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Thread: about adverb

  1. #1
    edmondjanet is offline Member
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    Default about adverb

    I have noticed a change in her appearance. (lately) This exercise from a grammar book.
    I have lately noticed a change in her appearance.
    I have noticed lately a change in her appearance.
    I have noticed a change in her appearance lately.
    Lately I have noticed a change in her appearance. In these sentence, which one is correct? In my views I feel every sentence is correct.
    Thank You.

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    JohnParis's Avatar
    JohnParis is offline Senior Member
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    Default Re: about adverb

    An adverb can modify a verb, an adjective, another adverb, a phrase, or a clause. An adverb indicates manner, time, place, cause, or degree and answers questions such as "how," "when," "where," "how much".
    If I had to pick just one sentence, I would opt for:
    "Lately, I have noticed a change in her appearance."
    Here is a great site that explains adverbs quite well. What is an Adverb?

    John

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    TheParser is offline Key Member
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    Default Re: about adverb

    [QUOTE=edmondjanet;843604]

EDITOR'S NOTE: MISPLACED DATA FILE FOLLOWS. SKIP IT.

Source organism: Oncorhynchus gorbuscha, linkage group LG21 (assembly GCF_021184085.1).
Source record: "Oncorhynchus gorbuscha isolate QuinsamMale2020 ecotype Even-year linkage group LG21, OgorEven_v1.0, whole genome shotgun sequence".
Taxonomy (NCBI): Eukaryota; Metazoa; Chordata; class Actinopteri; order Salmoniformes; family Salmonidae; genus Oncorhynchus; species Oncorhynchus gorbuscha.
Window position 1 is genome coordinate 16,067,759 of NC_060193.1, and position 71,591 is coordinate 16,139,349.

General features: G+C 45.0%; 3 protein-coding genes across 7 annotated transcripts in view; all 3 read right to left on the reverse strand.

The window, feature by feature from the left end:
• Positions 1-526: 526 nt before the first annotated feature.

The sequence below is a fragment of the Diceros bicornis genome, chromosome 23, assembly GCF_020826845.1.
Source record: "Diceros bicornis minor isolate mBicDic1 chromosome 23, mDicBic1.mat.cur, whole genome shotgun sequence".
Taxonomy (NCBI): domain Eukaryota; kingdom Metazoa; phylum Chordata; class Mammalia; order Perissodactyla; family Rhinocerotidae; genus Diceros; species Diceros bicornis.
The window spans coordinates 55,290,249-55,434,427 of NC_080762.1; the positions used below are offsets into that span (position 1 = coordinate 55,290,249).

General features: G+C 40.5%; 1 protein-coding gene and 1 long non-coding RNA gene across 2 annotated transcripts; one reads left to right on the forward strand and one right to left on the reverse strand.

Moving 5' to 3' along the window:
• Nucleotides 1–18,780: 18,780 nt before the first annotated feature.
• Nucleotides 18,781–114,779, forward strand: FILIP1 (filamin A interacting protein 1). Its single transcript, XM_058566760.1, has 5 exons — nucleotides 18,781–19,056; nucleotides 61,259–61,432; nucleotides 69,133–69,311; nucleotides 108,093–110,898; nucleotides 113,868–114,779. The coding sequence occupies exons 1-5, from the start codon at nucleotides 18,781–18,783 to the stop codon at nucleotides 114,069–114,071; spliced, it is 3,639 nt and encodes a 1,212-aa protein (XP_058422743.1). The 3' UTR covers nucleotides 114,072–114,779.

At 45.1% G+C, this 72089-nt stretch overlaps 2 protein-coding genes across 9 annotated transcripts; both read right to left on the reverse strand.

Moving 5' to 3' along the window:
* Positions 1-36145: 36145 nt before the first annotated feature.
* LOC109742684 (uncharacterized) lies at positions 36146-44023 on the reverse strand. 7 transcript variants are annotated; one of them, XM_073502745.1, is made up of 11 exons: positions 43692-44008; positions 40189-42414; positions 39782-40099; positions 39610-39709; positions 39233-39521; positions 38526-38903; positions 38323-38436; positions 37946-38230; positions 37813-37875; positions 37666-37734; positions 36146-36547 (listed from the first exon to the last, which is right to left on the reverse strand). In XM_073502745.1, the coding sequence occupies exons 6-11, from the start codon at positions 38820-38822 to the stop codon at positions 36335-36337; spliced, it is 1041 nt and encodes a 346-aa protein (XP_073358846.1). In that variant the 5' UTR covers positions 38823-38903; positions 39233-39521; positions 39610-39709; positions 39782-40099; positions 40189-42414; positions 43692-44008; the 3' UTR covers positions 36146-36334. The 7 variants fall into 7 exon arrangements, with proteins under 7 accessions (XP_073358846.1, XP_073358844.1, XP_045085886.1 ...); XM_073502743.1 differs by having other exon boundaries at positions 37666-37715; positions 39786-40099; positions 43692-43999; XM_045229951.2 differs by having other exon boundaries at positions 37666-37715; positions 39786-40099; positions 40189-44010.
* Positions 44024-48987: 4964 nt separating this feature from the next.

NOT A TEACHER


    (1) I do not know whether it is correct or not, but a book entitled Making Sense of

    Grammar by Mr. J. R. LeMaster gives an opinion that I am happy to pass on to you for

    your consideration.

    (2) Mr. LeMaster feels that sometimes (often?) if the adverb comes first or last, then

    it is really a complement. That is, it is essential in order to express the full meaning

    of the verb; if the adverb comes before the verb, it is "only" a modifier.

    (3) Lately, I have noticed a change in her appearance.
    I have noticed a change in her appearance lately.

    Maybe Mr. LeMaster would feel that in those positions, the adverb is somehow

    essential to fully expressing the verb "noticed." In other words, the full meaning of the

    verb "noticed" would not be "complete" [complement] if you left out "lately."

    (3) I have lately noticed a change in her appearance.

    Maybe Mr. LeMaster would say that an adverb in such a position could be

    deleted (erased) and the sentence would still reflect the general meaning of your

    sentence. In other words, "lately" is not absolutely necessary in order to give the

    meaning that you have in your mind.

    P.S. I think that some experts also say that sometimes a good author places an adverb in a particular place because the author simply likes the sound of the sentence when the adverb is placed there!

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